Ads by Google Ads by Google

Congresswoman welcomes decision on birthright citizenship case

Congresswoman Uifa’atali Amata
Supreme Court ruling helps preserve the Fa’a Samoa, she says
Source: Uifa’atali Amata’a Washington D.C. office press release

Pago Pago, AMERICAN SAMOA — Congresswoman Uifa’atali Amata welcomes news on Monday that the Supreme Court of the United States did not take up the Fitisemanu case, allowing the 10th Circuit Court of Appeals decision to stand and in essence confirming the prior Tuaua case in the DC Court of Appeals. This outcome helps preserve American Samoa’s cultural priorities and right of self-determination.

 “First of all, we owe an enormous thank you to attorney Michael F. Williams, a prominent attorney with a prestigious law office, who has represented American Samoa pro bono on this case for years.  He is married to Julin Pan Williams of Lauli'i Village. We hope this is the final word so that we don't continue to put Mr. Williams through all of this,” said Aumua Amata.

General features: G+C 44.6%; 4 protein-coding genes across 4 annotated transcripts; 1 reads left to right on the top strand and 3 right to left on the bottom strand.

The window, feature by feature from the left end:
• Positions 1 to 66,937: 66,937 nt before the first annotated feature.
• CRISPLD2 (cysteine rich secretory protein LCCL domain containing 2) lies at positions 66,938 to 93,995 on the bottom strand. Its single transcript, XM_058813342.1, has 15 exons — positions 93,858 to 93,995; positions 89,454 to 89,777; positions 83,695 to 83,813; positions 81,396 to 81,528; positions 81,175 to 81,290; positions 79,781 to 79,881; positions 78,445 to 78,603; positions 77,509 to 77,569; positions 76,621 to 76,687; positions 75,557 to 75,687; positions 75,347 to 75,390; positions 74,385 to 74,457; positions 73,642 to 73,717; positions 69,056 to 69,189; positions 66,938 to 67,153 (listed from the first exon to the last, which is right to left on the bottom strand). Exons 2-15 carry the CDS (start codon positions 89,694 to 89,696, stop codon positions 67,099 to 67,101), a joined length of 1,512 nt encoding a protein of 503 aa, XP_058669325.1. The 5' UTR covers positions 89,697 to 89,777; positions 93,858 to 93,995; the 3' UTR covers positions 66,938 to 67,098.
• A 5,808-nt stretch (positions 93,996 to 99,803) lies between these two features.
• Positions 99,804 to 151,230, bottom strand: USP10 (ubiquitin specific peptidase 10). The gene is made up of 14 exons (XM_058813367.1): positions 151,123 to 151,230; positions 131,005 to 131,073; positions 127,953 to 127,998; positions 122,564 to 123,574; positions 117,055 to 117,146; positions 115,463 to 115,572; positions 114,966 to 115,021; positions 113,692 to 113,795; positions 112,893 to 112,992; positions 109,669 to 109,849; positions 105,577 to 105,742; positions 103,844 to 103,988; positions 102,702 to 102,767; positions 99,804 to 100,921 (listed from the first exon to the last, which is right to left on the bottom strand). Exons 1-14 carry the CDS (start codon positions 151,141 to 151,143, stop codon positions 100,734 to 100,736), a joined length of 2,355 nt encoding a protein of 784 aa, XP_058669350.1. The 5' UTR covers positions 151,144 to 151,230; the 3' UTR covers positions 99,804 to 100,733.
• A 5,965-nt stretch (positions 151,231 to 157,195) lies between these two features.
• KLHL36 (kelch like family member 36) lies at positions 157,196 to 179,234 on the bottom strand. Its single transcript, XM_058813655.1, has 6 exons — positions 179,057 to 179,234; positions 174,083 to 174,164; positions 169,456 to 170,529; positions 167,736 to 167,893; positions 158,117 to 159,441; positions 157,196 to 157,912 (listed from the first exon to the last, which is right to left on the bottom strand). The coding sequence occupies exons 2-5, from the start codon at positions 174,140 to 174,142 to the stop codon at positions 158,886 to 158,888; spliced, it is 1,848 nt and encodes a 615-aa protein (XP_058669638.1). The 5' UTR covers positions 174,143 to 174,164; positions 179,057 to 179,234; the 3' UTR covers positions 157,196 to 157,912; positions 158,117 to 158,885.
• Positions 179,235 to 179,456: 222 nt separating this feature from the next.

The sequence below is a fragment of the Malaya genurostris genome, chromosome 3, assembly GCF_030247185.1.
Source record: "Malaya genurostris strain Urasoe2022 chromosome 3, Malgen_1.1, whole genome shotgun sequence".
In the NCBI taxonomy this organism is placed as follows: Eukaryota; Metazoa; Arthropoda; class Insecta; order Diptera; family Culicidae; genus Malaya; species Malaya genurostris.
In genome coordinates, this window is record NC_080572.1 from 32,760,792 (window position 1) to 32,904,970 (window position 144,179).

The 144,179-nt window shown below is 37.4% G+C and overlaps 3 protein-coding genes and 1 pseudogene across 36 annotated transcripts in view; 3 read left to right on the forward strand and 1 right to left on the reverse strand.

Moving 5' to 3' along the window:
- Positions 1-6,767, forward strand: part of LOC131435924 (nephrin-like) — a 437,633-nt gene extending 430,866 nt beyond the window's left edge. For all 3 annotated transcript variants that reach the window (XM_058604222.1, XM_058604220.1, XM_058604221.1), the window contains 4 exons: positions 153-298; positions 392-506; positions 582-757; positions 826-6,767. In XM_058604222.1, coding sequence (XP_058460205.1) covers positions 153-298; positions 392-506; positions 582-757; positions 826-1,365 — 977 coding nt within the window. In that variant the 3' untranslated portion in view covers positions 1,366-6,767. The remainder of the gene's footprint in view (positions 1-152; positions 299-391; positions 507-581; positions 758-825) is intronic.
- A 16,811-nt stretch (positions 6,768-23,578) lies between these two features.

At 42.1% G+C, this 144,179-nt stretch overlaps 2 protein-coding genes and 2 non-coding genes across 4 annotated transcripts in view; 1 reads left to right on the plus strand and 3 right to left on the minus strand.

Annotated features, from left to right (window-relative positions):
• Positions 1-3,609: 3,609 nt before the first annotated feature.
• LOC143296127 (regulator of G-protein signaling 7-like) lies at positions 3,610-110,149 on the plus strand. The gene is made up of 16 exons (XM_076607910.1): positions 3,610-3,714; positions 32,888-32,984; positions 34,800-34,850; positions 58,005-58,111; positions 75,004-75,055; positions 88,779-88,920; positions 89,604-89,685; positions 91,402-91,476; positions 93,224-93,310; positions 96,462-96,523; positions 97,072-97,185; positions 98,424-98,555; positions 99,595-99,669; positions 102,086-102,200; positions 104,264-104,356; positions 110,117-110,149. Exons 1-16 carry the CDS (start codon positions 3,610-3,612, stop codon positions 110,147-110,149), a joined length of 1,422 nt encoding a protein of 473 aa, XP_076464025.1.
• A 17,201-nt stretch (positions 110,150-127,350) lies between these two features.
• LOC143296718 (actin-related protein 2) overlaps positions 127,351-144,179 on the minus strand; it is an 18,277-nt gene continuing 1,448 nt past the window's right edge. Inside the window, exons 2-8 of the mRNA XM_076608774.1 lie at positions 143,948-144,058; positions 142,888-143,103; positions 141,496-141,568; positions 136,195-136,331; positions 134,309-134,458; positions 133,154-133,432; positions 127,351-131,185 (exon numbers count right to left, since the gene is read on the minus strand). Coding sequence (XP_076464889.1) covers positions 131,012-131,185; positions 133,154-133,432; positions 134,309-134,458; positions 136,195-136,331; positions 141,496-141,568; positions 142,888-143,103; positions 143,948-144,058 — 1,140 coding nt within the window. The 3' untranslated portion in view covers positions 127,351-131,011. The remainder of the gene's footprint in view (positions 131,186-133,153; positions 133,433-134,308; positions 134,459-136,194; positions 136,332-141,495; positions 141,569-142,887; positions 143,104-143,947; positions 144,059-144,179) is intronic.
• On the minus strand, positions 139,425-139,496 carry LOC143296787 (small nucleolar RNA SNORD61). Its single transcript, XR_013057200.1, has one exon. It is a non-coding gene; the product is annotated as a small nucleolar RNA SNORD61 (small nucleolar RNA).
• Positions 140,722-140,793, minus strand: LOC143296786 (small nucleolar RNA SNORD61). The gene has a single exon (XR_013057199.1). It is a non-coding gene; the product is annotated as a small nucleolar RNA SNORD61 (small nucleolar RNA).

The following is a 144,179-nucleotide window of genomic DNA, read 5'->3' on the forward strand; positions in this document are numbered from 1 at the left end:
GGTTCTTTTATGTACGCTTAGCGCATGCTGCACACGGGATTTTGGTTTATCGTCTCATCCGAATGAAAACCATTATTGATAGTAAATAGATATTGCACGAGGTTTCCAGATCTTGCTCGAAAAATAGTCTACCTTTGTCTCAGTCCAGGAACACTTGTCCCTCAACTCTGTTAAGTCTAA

“I welcome this outcome from the Supreme Court, and the fact they chose to respect the self-determination of the people of American Samoa, and the emphasis our people place on preserving our Fa’a Samoa (the Samoan way). This result is of utmost importance to preserving the American Samoa we know with the continuation of family land and our matai heritage, which our ancestors very clearly did not intend to let go in their actions of 1900 and 1904. Our people value American Samoa’s right of self-determination, with great love for the United States as expressed in our people’s high rate of service to the country.

 “The issue of the Insular Cases can be addressed by Congress, based on self-determination by the people of each territory. Finally, Congress should now pass my bill, H.R. 1941, to better assist U.S. Nationals, especially those living in the states, who wish to personally choose citizenship. Under my sensible and concise bill, a U.S. National can quickly and affordably become a citizen as an individual, without forcing a group change on the islands.

 “God bless American Samoa and the United States of America.”